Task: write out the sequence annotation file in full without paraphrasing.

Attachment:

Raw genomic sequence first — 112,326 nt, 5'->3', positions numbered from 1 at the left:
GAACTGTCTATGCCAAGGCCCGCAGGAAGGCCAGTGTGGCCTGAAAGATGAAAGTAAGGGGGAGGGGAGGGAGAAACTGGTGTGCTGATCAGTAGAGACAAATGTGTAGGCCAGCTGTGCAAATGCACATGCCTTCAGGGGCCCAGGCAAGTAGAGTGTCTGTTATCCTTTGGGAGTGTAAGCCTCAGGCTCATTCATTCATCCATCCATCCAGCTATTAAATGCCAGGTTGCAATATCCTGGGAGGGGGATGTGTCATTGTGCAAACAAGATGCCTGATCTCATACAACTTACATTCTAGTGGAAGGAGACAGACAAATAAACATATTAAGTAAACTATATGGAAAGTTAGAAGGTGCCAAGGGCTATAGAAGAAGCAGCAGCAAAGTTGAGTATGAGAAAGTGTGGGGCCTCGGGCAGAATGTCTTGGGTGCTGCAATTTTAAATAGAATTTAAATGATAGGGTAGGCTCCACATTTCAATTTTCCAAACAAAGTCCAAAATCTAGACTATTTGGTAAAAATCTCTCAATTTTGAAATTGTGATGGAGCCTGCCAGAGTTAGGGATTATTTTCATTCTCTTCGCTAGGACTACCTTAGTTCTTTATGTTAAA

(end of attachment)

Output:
Raw genomic sequence first — 112,326 nt, 5'->3', positions numbered from 1 at the left:
GAACTGTCTATGCCAAGGCCCGCAGGAAGGCCAGTGTGGCCTGAAAGATGAAAGTAAGGGGGAGGGGAGGGAGAAACTGGTGTGCTGATCAGTAGAGACAAATGTGTAGGCCAGCTGTGCAAATGCACATGCCTTCAGGGGCCCAGGCAAGTAGAGTGTCTGTTATCCTTTGGGAGTGTAAGCCTCAGGCTCATTCATTCATCCATCCATCCAGCTATTAAATGCCAGGTTGCAATATCCTGGGAGGGGGATGTGTCATTGTGCAAACAAGATGCCTGATCTCATACAACTTACATTCTAGTGGAAGGAGACAGACAAATAAACATATTAAGTAAACTATATGGAAAGTTAGAAGGTGCCAAGGGCTATAGAAGAAGCAGCAGCAAAGTTGAGTATGAGAAAGTGTGGGGCCTCGGGCAGAATGTCTTGGGTGCTGCAATTTTAAATAGAATTTAAATGATAGGGTAGGCTCCACATTTCAATTTTCCAAACAAAGTCCAAAATCTAGACTATTTGGTAAAAATCTCTCAATTTTGAAATTGTGATGGAGCCTGCCAGAGTTAGGGATTATTTTCATTCTCTTCGCTAGGACTACCTTAGTTCTTTATGTTAAA